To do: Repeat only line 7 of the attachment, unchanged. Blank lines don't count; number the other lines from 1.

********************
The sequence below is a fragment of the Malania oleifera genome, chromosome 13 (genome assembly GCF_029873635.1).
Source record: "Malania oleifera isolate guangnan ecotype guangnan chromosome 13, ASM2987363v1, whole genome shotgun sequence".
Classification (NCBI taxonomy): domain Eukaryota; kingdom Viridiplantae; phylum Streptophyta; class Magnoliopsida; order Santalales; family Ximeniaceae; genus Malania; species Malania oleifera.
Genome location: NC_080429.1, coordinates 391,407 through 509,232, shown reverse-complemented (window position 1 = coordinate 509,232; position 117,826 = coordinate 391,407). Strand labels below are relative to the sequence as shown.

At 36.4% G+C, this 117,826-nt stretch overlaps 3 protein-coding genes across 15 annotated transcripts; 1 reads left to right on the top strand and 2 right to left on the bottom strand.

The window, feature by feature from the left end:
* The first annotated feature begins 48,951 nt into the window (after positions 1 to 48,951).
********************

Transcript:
* The first annotated feature begins 48,951 nt into the window (after positions 1 to 48,951).